“ Thorpe, a Native American, returned to a ticker-tape parade in New York, but months later it was discovered he had been paid to play minor league baseball over two summers, an infringement of the Olympic amateurism rules. He was stripped of his gold medals in what was described as the first major international sports scandal. Thorpe to some remains the greatest all-around athlete ever. He was voted as the Associated Press’ Athlete of the Half Century in a poll in 1950,’’ AP said in its report on the reinstatement.
According to it, in 1982, 29 years after Thorpe’s death, the IOC gave duplicate gold medals to his family but his Olympic records were not reinstated, nor was his status as the sole gold medalist of the two events. Two years ago, a Bright Path Strong petition advocated declaring Thorpe the outright winner of the pentathlon and decathlon in 1912. The International Olympic Committee had listed him as a co-champion in the official record book.
“ This is a most exceptional and unique situation, which has been addressed by an extraordinary gesture of fair play from the National Olympic Committees concerned,’’ IOC president, Thomas Bach, was quoted as saying in a statement (dated July 15, 2022) related to Thorpe’s reinstatement.
(The author, Shyam G Menon, is an independent journalist based in Mumbai.)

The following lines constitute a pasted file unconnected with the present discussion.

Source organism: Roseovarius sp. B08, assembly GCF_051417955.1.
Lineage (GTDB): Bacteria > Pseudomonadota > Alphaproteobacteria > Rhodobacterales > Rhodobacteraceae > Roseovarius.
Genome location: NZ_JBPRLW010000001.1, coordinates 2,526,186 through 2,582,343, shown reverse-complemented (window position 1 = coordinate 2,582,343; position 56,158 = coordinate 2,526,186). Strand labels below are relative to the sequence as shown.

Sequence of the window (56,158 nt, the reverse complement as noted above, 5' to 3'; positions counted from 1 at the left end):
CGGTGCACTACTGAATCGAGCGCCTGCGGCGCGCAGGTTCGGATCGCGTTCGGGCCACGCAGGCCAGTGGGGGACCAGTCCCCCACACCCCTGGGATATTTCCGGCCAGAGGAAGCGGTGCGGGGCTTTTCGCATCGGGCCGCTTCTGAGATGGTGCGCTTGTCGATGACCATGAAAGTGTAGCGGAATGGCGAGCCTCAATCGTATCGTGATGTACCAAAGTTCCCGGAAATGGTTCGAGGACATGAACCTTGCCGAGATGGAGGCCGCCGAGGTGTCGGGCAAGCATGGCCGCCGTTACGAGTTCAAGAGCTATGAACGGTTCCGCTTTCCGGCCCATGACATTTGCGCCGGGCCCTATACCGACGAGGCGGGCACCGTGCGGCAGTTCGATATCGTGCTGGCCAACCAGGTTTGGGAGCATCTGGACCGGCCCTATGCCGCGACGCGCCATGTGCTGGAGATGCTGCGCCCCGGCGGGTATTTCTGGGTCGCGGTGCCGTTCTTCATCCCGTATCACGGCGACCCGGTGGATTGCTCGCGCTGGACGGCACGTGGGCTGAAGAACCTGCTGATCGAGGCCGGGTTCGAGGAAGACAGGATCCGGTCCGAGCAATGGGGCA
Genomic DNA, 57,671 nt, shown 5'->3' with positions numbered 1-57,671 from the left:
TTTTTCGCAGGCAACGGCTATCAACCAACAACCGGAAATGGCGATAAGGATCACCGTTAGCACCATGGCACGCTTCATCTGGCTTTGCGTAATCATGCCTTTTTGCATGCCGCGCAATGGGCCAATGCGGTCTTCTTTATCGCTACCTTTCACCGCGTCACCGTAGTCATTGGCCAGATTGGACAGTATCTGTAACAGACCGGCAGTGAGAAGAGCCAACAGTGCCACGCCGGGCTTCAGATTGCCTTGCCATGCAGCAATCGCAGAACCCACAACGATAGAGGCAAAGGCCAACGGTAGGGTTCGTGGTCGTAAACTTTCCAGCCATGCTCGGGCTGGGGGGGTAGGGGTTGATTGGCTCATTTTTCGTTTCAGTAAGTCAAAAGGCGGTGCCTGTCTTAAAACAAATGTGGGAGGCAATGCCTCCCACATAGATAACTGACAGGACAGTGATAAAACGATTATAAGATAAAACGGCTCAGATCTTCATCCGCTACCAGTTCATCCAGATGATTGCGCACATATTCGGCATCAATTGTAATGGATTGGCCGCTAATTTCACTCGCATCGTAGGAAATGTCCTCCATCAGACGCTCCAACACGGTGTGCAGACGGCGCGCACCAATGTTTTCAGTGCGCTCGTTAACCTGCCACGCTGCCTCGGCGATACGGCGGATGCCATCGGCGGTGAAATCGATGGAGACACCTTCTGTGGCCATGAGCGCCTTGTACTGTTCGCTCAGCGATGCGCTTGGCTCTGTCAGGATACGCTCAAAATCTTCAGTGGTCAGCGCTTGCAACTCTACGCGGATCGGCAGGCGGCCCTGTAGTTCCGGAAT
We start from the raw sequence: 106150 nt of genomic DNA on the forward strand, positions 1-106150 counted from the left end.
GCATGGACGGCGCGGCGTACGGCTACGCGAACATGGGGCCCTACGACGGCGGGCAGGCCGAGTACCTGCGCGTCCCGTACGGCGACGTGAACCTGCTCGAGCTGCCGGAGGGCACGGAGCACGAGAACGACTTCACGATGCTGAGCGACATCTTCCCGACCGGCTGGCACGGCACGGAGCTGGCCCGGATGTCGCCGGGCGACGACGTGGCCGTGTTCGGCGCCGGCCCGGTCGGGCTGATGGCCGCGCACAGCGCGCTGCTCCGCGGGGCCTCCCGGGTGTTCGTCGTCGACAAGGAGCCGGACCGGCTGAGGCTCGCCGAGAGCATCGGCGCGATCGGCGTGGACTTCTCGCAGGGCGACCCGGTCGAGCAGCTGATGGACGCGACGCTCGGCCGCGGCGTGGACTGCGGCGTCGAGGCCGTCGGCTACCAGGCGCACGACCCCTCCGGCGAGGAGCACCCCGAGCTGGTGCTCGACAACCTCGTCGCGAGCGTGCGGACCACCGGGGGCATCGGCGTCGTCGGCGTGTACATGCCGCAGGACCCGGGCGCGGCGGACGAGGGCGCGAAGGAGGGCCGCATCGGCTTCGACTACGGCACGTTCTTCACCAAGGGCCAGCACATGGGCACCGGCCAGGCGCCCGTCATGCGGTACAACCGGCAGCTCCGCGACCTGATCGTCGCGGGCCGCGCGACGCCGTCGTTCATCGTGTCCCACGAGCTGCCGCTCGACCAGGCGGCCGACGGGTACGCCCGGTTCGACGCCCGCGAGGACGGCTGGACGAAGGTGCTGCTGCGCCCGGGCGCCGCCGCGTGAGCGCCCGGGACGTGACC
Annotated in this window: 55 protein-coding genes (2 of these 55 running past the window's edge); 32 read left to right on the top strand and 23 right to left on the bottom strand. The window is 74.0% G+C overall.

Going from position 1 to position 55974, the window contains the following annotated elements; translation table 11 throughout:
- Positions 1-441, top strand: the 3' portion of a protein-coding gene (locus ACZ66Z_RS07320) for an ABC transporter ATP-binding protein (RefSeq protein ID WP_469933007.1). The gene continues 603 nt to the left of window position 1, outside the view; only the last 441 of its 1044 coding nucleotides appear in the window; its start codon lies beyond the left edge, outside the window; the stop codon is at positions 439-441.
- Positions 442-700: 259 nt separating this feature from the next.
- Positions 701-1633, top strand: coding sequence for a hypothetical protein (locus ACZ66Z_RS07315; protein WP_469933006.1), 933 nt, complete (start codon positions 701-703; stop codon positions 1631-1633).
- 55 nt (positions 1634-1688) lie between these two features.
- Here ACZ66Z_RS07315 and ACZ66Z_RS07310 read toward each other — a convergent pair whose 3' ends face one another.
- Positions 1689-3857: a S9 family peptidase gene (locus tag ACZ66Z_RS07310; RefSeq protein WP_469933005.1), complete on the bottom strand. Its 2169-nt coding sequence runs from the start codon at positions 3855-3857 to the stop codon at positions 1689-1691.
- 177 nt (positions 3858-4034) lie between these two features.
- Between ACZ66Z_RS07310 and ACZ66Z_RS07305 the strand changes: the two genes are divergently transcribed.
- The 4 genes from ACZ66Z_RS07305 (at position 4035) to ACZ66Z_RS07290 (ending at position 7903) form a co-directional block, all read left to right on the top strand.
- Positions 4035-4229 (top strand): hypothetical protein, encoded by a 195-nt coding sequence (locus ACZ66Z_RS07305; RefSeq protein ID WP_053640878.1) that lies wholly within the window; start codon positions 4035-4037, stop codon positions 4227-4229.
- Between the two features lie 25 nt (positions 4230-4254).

Pune-based ultra-runner, Ashish Kasodekar, completed Badwater 135 in 38 hours, 24 minutes and 26 seconds.
At the 2022 edition of the race, he was, as per results available on the event’s website, the thirty first runner to cross the finish line. The overall winner of 2022 Badwater 135, the 217-kilometre ultramarathon held annually in California, was Yoshihiko Ishikawa from Japan. He finished the run in 23:08:20. Yoshihiko had won the 2019 Badwater 135 setting a course record of 21:33:01.
Triathlete and ultra-runner, Ashley Paulson of the US, won the women’s race at 2022 Badwater 135, crossing the finish line in a new course record of 24 hours, nine minutes and 34 seconds. The previous course record was 24:13:24 hours set by Polish runner Patrycja Bereznowska in 2019.
The overall second place finisher at the 2022 edition was Ivan Penalba Lopez of Spain. He finished in 24:02:57 hours. Ashley Paulson was the third runner to finish.
(The authors, Latha Venkatraman and Shyam G Menon, are independent journalists based in Mumbai.)
US-based triathlete and ultra-runner Ashley Paulson won the women’s race at 2022 Badwater 135, crossing the finish line in 24 hours, nine minutes and 34 seconds, a new course record.
The previous women’s course record was 24:13:24 hours, set by Polish runner Patrycja Bereznowska in 2019.
The overall winner of 2022 Badwater 135, the 217 kilometre-ultramarathon held annually in California, was Yoshihiko Ishikawa from Japan. He finished the run in 23:08:20. Yoshihiko had won the 2019 Badwater 135 setting a course record of 21:33:01. The race was not held in 2020 due to the COVID-19 pandemic. In 2020, the overall winner was Harvey Lewis of the US (25:50;23); the winner among women was Sally McRae (30:48:47), also of the US.
The overall second place finisher this year was Ivan Penalba Lopez of Spain. He finished in 24:02:57 hours.
Ashley Paulson was the third runner to finish.
At 11.11 PM (IST), the time of publishing this report, India’s Ashish Kasodekar (from Pune) was past the time station at 131.1 miles (210.98 kilometres). The race is 135 miles long.
(The authors, Latha Venkatraman and Shyam G Menon, are independent journalists based in Mumbai.)